I am awakened at 6 AM, Dominic's new waking hour, by a kiss on the cheek from an overly cheery little boy. "Good morning, Mommy. Can you get up?" Ugh...I guess. I have a little guilt as I admit this to you, but I do not leave the warmth of my bed out of a loving desire to spend time with my chipper toddler; rather, I get up and brave the chilly air to protect his sister, our possessions, and this apartment that we have a security deposit invested in. I follow Dominic to the living room and begin to make myself a cappuccino, feeling very satisfied with myself that I do not allow the milk steaming in a little pitcher to overflow this time. Meanwhile, I pop a croissant into the oven to toast for a few minutes. We settle into a chair and begin reading books together and singing Christmas carols. It's really quite lovely. That is, until the power goes out.
I sigh with exasperation and inwardly curse at myself for forgetting where we are. We are in Italy. Remember? In Italy you can't run 3 electrical appliances at once, even if they are just two little electric burners and a miniature oven. Remember? No, I did not remember. In the haze of the early morning, I forgot all the little quirks and blew the fuse. All right, Dominic, let's go press the button. I don another sweater and carry him, so I don't have to put socks and shoes on him (I have slippers on). We ride the elevator down to floor zero. We walk through the little hallway and stop. Frozen. With shock.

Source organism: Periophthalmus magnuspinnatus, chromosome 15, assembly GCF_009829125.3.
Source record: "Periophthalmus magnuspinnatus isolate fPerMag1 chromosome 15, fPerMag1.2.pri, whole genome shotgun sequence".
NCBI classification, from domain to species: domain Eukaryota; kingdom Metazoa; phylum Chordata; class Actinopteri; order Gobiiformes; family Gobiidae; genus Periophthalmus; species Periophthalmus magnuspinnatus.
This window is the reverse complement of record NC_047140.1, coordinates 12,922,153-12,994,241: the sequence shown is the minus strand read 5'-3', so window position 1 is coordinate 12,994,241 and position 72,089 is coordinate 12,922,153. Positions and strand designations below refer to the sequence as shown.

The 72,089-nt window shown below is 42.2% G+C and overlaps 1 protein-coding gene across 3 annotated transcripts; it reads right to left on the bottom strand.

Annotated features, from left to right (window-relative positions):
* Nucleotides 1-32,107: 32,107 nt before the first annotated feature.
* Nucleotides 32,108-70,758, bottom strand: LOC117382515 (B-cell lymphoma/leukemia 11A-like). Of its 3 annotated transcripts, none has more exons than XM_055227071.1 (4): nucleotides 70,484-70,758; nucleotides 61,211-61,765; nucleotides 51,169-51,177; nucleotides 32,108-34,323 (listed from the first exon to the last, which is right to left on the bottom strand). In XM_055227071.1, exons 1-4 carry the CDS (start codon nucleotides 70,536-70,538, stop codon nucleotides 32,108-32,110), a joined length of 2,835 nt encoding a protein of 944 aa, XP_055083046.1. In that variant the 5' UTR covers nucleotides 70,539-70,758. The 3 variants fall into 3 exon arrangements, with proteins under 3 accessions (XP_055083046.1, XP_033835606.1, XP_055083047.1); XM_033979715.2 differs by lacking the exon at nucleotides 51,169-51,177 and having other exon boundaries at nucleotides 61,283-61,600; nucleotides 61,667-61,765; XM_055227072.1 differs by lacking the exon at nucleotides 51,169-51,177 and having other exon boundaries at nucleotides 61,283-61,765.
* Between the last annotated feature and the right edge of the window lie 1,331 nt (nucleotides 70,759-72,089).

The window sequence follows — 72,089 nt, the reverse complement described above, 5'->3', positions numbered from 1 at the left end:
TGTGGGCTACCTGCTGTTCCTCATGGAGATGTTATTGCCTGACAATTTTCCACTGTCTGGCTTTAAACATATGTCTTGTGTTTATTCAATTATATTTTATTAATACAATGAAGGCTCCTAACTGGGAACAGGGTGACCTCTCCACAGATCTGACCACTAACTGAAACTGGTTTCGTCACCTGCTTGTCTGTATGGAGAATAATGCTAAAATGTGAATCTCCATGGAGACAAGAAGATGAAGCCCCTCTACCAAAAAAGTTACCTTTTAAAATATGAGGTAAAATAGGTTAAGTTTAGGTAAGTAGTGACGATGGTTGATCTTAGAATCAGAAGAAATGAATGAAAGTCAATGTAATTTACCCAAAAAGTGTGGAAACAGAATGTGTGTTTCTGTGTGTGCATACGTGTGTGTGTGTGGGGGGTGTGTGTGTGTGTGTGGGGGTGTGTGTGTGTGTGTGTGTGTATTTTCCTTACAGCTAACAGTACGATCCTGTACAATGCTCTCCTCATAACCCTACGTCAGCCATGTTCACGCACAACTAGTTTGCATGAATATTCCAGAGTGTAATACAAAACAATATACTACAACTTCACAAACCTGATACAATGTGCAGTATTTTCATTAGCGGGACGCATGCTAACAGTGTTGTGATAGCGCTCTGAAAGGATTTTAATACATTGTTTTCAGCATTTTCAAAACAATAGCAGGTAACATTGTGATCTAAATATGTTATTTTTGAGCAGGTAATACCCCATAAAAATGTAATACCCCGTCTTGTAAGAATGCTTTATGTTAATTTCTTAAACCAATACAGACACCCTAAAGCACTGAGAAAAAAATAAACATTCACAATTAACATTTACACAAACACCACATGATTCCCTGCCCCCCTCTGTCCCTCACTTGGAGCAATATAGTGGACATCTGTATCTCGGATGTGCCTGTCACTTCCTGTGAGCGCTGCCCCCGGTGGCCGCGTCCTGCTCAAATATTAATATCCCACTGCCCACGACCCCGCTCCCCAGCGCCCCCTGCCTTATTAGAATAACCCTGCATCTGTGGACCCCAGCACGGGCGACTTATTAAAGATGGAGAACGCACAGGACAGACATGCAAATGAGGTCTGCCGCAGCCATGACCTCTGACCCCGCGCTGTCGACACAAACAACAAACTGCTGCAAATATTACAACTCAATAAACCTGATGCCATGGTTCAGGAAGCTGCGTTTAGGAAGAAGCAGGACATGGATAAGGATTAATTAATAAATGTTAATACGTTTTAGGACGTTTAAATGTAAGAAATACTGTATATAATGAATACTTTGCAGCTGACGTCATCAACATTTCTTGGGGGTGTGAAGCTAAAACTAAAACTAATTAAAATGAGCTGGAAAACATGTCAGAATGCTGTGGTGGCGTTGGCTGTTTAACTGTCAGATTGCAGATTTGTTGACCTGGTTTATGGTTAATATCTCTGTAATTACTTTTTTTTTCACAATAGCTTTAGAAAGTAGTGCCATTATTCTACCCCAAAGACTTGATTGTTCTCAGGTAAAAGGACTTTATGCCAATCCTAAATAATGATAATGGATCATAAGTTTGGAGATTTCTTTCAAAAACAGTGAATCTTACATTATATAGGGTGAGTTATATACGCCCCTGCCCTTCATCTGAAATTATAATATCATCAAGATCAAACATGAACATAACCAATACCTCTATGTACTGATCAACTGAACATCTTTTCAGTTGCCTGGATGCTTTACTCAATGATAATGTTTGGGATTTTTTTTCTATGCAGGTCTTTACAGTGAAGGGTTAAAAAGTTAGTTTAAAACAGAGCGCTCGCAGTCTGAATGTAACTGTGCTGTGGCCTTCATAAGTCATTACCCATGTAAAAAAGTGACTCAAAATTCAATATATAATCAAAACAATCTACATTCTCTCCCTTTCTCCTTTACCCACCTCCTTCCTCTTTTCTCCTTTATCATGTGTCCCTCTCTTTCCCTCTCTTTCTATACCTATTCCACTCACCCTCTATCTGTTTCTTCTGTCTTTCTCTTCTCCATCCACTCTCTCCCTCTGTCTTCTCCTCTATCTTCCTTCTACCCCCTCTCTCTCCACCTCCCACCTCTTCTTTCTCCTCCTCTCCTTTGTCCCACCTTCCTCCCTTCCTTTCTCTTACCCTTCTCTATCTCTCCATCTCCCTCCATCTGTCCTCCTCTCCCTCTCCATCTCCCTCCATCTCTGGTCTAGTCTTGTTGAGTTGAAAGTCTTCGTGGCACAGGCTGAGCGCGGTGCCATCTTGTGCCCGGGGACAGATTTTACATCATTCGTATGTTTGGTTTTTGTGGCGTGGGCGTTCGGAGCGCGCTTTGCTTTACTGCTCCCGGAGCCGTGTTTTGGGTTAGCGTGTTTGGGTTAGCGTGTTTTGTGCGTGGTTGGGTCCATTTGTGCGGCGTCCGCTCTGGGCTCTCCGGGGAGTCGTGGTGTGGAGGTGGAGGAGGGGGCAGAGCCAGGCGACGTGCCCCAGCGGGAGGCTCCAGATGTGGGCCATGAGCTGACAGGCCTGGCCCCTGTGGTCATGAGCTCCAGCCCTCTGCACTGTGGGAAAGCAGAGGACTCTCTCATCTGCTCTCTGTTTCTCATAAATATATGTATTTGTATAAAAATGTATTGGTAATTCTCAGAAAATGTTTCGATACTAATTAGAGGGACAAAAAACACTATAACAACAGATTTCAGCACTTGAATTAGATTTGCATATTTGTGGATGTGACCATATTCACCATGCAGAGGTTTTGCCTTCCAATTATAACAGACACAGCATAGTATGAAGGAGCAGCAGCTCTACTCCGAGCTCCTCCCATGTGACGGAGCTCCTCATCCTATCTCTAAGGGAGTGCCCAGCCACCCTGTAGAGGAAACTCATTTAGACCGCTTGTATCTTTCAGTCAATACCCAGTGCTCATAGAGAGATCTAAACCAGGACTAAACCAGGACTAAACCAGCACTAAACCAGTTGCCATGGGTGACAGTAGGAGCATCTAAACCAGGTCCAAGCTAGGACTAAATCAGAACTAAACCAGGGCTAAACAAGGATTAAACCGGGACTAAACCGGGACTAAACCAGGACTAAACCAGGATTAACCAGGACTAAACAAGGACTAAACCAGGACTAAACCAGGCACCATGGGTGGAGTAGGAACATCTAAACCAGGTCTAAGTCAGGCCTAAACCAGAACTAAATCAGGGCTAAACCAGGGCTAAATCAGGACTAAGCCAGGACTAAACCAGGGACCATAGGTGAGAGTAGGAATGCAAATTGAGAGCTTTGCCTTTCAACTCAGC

It's snowing!! I thought Padova never got any snow, and it is miraculously snowing. There are already at least 2 inches collected on the ground and large flurries just keep coming down. Dominic, without any prompting started singing in an adorable monotone, "Let it snow, let it snow, let it snow." It was beautiful. I felt like God looked down on my homesickness and sent me some snow to make it look a lot like Christmas.
We ended up getting about five inches of snow. Later that day, we took the kids out in the snow and had a great time together. Dominic simply could not get enough of the snow and didn't want to come in even when his hands were purple, and he'd gotten a snowball in the face (thanks, Daddy). Cate just looked like a purple marshmallow that got stuck in snow.
I had to laugh at the Italians who clearly never have snow. At six o'clock that night nothing had been plowed, or shoveled, for that matter. I saw someone across the street scooping snow off her balcony with a dustpan. Cars were trying to drive and brake with their characteristic speed and were just peeling out on every corner. People were still trying to bike through the snow, usually giving up and ending up trudging through the un-shoveled sidewalk while walking their bike. The next day, most roads were still not plowed. I did see a tractor--a real farm tractor--on one road, though, sprinkling what I assume was salt, from a seeder. My favorite thing, however, was all the Italians I saw walking around holding their large, pointy umbrellas to prevent the snowflakes from fluttering down on them.